There are now 1,450 language support teachers in our schools, which is quite an extraordinary development, with another 350 to go in over the next two years. Literacy programmes, and reading and mathematics recovery initiatives are being targeted at disadvantaged schools. Standardised testing, being introduced in all schools this year at two different points for English reading and mathematics, will allow people at a local level, teachers and parents, to have information about how their children are doing.

The emphasis here is on linking in with the home through home-school-community liaison initiatives, the provision of parents' rooms, family literacy supports and so on, all of which are in the DEIS programme. These will address the issues the Deputy has raised. I fully accept that these schools would be even more disadvantaged by the publication of examination results. That is why I am making sure those results cannot be published.

In a sense the Minister is ensuring that league tables cannot be published. However, if an individual school decides to publish its examination results, there is nothing in the legislation that prevents it from doing so. Is that correct?

The State Examinations Commission will not be obliged to provide access to the information. The information cannot come from the State Examinations Commission.

What if the school has the information? It would have to get it from the State Examinations Commission.

Every school has the results of every student.

If the school decides to publish its results in their totality, not in regard to individual students, this legislation would not stop it from doing so.

No. This applies to the State Examinations Commission.

It cannot give out the results for the whole country?

No. Neither can it give out the results for, say, Offaly, and compare them with results from somewhere else. I sincerely hope schools will not start publishing their leaving certificate results.

Question put and agreed to.

I move amendment No. 15:

In page 7, between lines 40 and 41, to insert the following:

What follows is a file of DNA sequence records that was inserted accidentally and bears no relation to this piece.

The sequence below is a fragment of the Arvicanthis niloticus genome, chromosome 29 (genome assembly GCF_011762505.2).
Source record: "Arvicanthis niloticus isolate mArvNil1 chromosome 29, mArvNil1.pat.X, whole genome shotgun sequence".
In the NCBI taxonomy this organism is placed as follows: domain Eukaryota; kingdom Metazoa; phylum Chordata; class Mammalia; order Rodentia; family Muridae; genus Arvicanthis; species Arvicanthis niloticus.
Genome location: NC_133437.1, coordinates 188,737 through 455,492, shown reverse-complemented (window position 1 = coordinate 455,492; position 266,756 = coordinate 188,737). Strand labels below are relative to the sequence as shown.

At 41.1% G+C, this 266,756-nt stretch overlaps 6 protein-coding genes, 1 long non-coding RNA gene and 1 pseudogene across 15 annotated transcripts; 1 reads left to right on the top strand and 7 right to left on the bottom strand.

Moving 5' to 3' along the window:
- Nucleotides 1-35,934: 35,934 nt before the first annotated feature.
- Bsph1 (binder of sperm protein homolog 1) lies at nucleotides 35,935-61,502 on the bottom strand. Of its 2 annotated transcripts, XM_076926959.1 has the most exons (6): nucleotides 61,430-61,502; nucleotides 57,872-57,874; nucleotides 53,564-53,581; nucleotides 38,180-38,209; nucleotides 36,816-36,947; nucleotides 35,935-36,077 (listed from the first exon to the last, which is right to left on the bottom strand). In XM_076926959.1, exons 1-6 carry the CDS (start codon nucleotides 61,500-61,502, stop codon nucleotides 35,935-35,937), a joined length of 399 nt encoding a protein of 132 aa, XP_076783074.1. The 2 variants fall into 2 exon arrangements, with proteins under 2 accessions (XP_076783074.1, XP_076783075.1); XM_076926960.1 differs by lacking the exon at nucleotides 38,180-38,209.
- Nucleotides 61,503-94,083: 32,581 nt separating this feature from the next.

"(a) in section 24(4), by inserting after “officer”, ”, but the board of the school may if it considers that the circumstances underlying the proposal to expel the student so warrant, forthwith suspend the student without further notice for the period between notification of the educational welfare officer and the carrying out of the expulsion”.”.

Under the Education (Welfare) Act 2000 a child cannot be expelled for 20 days irrespective of the nature of the behaviour. What I am trying to address here is a situation where an extremely violent, perhaps criminal, act has been perpetrated by a student and the school must wait 20 days before it can take action. I propose that schools should have stronger powers in extreme situations

It may suit schools in some circumstances that they must wait 20 days because they must notify the Educational Welfare Board, which will make sure the parents are made aware of their rights of appeal and have time to find an alternative placement for the child.

On the other hand, subsection 24(5)(4) of the Education (Welfare) Act, which is the subsection that relates to expulsion, provides that it is "without prejudice to the right of a board of management to take such other reasonable measures as it considers appropriate to ensure that good order and discipline are maintained in the school concerned and that the safety of the students is secured." This means that a school is not prevented from suspending in the interim a student it is proposing to expel if the school considers this is a reasonable measure to preserve order discipline and safety.

What the Deputy is trying to address is, therefore, addressed in the Education (Welfare) Act, although under normal circumstances 20 days' notice would be given if a child is to be expelled and the child stays in the school. However, the school can suspend the student during that period if it is felt there is a danger and it is necessary to maintain good order and discipline and secure the safety of the other students in the school.

Does the Minister feel that is strong enough and clear enough?

The Education (Welfare) Act specifically mentions that subsection (4), which deals with expulsions, is without prejudice to the right of a board to take reasonable measures.

Can the school immediately exclude a student from school during that 20 days?

It can decide to expel a student in 20 days' time and in the meantime, having regard to the safety of the students in the school, it can suspend the student. That is covered in the Education (Welfare) Act.

Amendment, by leave, withdrawn.
Section 6 agreed to.
Sections 7 and 8 agreed to.

i move amendment No. 16:

In page 9, lines 20 and 21, to delete subsection (2) and substitute the following:

"(2) The Education Acts 1878 to 2001 and sections 2 to 5 may be cited together as the Education Acts 1878 to 2007.”.

This is a technical amendment concerned with the collective citation of the Bill. I would like to hear the Minister's response.

My legal advisers advise me that, there being different titles to different Acts, the only one we are amending is the Education Act 1998. They advise me that they are satisfied that the citation and reference to the Education Acts in the Bill is accurate.

My legal adviser advises me otherwise. I may resubmit the amendment. I will not press it for the moment.

I will have it re-examined to make sure.

Amendment, by leave, withdrawn.
Section 9 agreed to.
Title agreed to.
Bill reported without amendment.

That concludes the business of the Select Committee on Education and Science in considering the Education (Miscellaneous Provisions) Bill 2007. I thank the Minister and her officials and Deputies for their co-operation.